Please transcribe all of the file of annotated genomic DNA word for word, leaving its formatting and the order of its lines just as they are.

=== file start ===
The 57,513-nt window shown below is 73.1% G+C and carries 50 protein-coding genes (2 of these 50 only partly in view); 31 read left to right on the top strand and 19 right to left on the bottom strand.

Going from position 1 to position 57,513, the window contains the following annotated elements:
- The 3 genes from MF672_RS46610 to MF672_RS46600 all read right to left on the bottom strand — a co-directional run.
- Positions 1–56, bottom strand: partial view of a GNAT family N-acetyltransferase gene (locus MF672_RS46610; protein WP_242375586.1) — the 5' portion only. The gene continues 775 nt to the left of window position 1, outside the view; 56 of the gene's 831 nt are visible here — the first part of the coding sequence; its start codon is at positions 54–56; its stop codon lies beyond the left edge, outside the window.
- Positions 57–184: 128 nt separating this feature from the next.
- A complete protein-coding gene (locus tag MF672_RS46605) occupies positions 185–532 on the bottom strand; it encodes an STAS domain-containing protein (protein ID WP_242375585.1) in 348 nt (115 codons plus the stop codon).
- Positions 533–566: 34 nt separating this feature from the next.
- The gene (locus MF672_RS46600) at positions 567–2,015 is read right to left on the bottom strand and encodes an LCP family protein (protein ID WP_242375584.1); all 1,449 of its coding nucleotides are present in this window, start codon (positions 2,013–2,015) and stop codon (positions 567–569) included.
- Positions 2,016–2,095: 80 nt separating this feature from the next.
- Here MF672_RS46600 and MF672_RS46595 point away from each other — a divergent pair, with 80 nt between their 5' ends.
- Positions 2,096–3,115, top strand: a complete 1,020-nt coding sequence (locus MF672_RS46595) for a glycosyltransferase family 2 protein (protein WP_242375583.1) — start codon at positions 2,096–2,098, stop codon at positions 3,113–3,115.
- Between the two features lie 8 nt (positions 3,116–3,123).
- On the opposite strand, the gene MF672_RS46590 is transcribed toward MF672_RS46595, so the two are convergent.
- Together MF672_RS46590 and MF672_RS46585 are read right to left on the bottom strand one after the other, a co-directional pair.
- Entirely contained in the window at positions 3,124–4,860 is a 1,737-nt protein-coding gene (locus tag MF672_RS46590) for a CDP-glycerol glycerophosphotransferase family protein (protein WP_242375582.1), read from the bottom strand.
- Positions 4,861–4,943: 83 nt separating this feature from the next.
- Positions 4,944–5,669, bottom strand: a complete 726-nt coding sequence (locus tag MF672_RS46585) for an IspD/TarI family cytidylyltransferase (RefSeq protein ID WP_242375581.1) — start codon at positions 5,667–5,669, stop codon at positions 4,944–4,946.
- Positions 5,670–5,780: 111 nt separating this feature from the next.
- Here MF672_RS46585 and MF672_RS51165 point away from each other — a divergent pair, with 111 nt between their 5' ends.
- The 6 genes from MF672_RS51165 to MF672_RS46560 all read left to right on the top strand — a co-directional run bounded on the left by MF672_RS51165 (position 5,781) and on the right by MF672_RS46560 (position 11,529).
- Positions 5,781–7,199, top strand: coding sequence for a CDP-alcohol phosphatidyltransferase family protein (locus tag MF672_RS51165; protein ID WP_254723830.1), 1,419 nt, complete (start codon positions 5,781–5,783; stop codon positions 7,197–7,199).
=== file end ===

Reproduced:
The 57,513-nt window shown below is 73.1% G+C and carries 50 protein-coding genes (2 of these 50 only partly in view); 31 read left to right on the top strand and 19 right to left on the bottom strand.

Going from position 1 to position 57,513, the window contains the following annotated elements:
- The 3 genes from MF672_RS46610 to MF672_RS46600 all read right to left on the bottom strand — a co-directional run.
- Positions 1–56, bottom strand: partial view of a GNAT family N-acetyltransferase gene (locus MF672_RS46610; protein WP_242375586.1) — the 5' portion only. The gene continues 775 nt to the left of window position 1, outside the view; 56 of the gene's 831 nt are visible here — the first part of the coding sequence; its start codon is at positions 54–56; its stop codon lies beyond the left edge, outside the window.
- Positions 57–184: 128 nt separating this feature from the next.
- A complete protein-coding gene (locus tag MF672_RS46605) occupies positions 185–532 on the bottom strand; it encodes an STAS domain-containing protein (protein ID WP_242375585.1) in 348 nt (115 codons plus the stop codon).
- Positions 533–566: 34 nt separating this feature from the next.
- The gene (locus MF672_RS46600) at positions 567–2,015 is read right to left on the bottom strand and encodes an LCP family protein (protein ID WP_242375584.1); all 1,449 of its coding nucleotides are present in this window, start codon (positions 2,013–2,015) and stop codon (positions 567–569) included.
- Positions 2,016–2,095: 80 nt separating this feature from the next.
- Here MF672_RS46600 and MF672_RS46595 point away from each other — a divergent pair, with 80 nt between their 5' ends.
- Positions 2,096–3,115, top strand: a complete 1,020-nt coding sequence (locus MF672_RS46595) for a glycosyltransferase family 2 protein (protein WP_242375583.1) — start codon at positions 2,096–2,098, stop codon at positions 3,113–3,115.
- Between the two features lie 8 nt (positions 3,116–3,123).
- On the opposite strand, the gene MF672_RS46590 is transcribed toward MF672_RS46595, so the two are convergent.
- Together MF672_RS46590 and MF672_RS46585 are read right to left on the bottom strand one after the other, a co-directional pair.
- Entirely contained in the window at positions 3,124–4,860 is a 1,737-nt protein-coding gene (locus tag MF672_RS46590) for a CDP-glycerol glycerophosphotransferase family protein (protein WP_242375582.1), read from the bottom strand.
- Positions 4,861–4,943: 83 nt separating this feature from the next.
- Positions 4,944–5,669, bottom strand: a complete 726-nt coding sequence (locus tag MF672_RS46585) for an IspD/TarI family cytidylyltransferase (RefSeq protein ID WP_242375581.1) — start codon at positions 5,667–5,669, stop codon at positions 4,944–4,946.
- Positions 5,670–5,780: 111 nt separating this feature from the next.
- Here MF672_RS46585 and MF672_RS51165 point away from each other — a divergent pair, with 111 nt between their 5' ends.
- The 6 genes from MF672_RS51165 to MF672_RS46560 all read left to right on the top strand — a co-directional run bounded on the left by MF672_RS51165 (position 5,781) and on the right by MF672_RS46560 (position 11,529).
- Positions 5,781–7,199, top strand: coding sequence for a CDP-alcohol phosphatidyltransferase family protein (locus tag MF672_RS51165; protein ID WP_254723830.1), 1,419 nt, complete (start codon positions 5,781–5,783; stop codon positions 7,197–7,199).